I have asked about other drugs.  They say there’s only aspirin and warfarin and warfarin works.  This isn’t true but it appears to be the NHS answer.  There is more information about other drugs, namely Pradaxa, Xarelto, and Rivaroxaban – see here and here.  But I don’t know that they are licenced for use for strokes/anti-coagulation in the UK, and in any case if they don’t know how to use them, I’m probably best off on the warfarin.  And I wouldn’t want to do the two-anti-platelet route– see here for why!

(Note: aspirin, herparin, clexane are all anti-platelet, warfarin is anti-coagulant.  That’s why I can do the Clex and the warfarin at the same time: they are two different ways of preventing blood clots, or preventing those that are there from getting out of hand.)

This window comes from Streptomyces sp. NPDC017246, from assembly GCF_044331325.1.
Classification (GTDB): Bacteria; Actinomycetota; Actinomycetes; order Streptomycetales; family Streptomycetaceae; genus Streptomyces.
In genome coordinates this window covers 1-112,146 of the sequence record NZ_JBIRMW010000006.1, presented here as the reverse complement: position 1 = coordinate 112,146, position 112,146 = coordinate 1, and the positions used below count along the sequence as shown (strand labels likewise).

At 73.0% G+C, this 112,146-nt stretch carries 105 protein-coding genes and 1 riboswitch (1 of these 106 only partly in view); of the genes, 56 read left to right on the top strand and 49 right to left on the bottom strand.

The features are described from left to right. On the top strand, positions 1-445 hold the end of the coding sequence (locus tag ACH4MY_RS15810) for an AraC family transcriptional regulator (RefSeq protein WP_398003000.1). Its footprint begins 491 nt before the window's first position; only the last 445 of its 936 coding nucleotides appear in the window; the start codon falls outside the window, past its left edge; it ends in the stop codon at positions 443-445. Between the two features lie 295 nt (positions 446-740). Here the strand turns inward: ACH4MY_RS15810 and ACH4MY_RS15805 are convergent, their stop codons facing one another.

So… that’s where we are I suppose.  Next INR checks are Monday and Friday next week.

In other news, I’ve got some interesting things coming up – finally!  I’m going into work for a morning on Wednesday to observe a very significant event in our annual calendar that I usually mastermind (otherwise I’m not back until the new year).  My friend who came back from the warzone is coming to stay.  And I’m going to do to my residential MSc moduled from Sunday 6th.  More on those, I am sure, later!  All these things bring their own challenges, but I’m so ready for a good challenge.  I might even sort out my course work and see if there is anything I can start before life life starts happening again, in proper doses, next week!